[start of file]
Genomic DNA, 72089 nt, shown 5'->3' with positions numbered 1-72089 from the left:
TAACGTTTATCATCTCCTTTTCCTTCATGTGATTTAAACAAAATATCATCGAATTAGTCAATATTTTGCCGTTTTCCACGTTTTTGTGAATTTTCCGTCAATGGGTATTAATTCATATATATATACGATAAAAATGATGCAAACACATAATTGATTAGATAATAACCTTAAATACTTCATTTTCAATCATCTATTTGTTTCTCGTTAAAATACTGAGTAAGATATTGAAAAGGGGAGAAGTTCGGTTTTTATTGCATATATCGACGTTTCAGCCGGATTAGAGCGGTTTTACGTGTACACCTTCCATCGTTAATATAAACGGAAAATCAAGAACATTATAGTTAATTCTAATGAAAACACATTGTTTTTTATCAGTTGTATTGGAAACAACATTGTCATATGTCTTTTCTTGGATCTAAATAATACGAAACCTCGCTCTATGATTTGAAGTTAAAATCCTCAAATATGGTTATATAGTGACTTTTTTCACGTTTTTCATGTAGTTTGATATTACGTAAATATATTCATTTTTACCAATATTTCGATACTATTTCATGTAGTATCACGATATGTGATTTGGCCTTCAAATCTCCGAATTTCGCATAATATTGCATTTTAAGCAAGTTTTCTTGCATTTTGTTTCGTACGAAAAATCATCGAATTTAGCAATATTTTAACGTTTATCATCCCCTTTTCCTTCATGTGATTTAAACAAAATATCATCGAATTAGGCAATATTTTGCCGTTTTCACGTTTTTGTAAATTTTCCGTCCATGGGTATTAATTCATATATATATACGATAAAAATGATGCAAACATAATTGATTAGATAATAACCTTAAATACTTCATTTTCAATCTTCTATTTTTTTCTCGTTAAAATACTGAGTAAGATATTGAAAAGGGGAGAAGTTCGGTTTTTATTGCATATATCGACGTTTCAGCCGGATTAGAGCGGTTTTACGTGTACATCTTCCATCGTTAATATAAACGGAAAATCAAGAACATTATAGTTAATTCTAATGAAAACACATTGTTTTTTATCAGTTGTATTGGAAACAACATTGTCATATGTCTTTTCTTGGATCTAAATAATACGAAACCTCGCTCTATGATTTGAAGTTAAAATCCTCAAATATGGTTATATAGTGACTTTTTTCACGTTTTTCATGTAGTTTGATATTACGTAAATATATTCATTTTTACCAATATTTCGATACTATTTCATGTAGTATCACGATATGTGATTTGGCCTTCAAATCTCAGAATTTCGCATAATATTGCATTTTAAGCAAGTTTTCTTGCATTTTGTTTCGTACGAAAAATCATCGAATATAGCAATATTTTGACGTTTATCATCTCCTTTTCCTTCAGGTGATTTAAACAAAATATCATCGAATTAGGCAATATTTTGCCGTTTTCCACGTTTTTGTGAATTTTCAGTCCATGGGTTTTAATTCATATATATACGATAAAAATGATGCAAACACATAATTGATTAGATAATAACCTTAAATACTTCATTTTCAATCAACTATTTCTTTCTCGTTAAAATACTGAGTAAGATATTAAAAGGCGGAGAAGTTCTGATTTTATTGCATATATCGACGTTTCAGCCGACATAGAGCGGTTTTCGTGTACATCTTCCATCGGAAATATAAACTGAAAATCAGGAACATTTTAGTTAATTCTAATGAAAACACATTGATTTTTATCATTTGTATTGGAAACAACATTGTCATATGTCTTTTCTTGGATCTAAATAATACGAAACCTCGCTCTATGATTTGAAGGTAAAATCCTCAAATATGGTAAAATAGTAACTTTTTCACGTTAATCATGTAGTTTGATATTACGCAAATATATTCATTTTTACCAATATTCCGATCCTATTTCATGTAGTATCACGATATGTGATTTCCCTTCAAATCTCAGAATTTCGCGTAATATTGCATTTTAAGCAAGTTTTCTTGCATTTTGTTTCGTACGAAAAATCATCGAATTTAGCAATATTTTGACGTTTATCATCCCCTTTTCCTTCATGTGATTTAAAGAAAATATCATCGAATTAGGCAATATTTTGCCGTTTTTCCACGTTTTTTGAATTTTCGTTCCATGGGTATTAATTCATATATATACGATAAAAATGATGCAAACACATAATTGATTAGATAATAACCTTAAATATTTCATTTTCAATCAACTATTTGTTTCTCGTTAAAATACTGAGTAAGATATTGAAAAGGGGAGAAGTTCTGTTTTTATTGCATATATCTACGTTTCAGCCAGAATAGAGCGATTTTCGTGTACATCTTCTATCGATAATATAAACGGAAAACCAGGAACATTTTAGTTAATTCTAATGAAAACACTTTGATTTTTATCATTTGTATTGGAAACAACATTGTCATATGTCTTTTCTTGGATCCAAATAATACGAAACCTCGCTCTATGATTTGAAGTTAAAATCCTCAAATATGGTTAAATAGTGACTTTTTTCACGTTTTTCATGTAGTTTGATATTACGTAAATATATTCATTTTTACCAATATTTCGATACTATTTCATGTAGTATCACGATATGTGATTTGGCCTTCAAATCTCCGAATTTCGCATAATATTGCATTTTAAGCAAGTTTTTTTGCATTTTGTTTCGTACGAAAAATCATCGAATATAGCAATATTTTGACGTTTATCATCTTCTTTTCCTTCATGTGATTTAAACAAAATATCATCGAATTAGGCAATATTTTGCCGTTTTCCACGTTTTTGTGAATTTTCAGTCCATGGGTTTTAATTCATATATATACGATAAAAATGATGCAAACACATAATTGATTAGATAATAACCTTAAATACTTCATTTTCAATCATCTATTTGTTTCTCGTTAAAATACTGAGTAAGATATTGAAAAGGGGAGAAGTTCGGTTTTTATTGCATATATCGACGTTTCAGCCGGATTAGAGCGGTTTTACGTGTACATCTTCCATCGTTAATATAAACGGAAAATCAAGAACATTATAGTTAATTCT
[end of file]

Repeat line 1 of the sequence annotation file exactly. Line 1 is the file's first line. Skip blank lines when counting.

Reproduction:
Genomic DNA, 72089 nt, shown 5'->3' with positions numbered 1-72089 from the left: